It’s four-thirty here in Ajijic, five-thirty in the east, and I was too old to be that naive even four years ago. I let myself get caught-up in the Obama fever, just after the beginning of the primary season. I wanted so badly for the guy to be the real deal, that I didn’t want to hear about his adventures in Illinois, his “career” in the Senate, or in fact anything about his prior history. For all I cared, he could have arrived from another planet six months before.
In 1969, I went to work for an unknown company in Maynard, Massachusetts, called Digital Equipment. They built computers, mini-computers, in a time when the only computers anyone had ever heard of were massive devices that wouldn’t fit in the average supermarket of the day, let alone a private home. I felt that I was a very small part of an industry that was going to change the world — and I was right. There’s a feeling you get when you are in on the ground floor of something like that that’s like no other. You walk around like you know a secret that no one else knows, you would work for them for free, in fact, you would pay them if they asked. I waited for many years to feel that feeling again, and I thought I had it when Obama came on the scene.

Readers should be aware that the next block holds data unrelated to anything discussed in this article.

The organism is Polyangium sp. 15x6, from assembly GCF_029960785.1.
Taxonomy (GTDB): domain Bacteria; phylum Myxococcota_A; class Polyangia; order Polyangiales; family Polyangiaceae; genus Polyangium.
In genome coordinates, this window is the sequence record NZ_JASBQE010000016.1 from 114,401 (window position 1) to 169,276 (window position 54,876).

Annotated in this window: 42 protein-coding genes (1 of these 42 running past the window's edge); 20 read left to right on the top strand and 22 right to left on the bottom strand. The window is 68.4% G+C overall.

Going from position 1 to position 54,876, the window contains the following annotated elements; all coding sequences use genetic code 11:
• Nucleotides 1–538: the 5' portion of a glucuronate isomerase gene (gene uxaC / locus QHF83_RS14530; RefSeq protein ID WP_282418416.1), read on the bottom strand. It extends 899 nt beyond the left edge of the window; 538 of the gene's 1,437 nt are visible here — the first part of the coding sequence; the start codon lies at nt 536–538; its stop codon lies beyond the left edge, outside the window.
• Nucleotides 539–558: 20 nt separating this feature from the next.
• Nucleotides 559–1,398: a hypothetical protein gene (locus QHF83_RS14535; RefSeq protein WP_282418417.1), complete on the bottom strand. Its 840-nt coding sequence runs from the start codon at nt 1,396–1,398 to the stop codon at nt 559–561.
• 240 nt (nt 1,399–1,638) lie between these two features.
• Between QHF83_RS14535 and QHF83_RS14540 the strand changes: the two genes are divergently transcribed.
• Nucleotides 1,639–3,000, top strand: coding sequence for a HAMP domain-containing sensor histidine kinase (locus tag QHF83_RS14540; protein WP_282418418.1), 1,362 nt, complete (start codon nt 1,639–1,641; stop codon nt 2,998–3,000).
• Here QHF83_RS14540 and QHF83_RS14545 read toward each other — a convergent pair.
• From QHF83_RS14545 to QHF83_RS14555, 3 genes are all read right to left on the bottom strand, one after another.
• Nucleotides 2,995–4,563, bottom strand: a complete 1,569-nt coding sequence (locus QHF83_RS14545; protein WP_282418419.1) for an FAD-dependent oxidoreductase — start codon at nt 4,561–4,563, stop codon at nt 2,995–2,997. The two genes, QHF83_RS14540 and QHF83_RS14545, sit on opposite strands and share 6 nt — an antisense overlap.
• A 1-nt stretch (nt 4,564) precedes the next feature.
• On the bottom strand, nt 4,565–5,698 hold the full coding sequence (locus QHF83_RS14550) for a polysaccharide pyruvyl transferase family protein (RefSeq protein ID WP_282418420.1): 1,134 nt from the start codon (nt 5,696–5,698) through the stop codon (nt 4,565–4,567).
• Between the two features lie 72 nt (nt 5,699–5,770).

I worked tirelessly for the campaign, doing everything a volunteer could do. Knocking on doors, hours on the phone, registering voters, and GOTV activities once balloting started. I thought we were changing the world, especially after eight years of Bush. I had many of the same feelings I had with Digital, and for many of the same reasons. I was convinced, in spite of some contrary evidence, that he would do, or at least try to do the things he campaigned on.
What came of that wasn’t merely disappointment, that’s what we feel when someone doesn’t quite “measure up” to our expectations; what resulted was betrayal — what we feel when someone does the exact opposite of what we expect, as though they had a different agenda from the beginning. Continue reading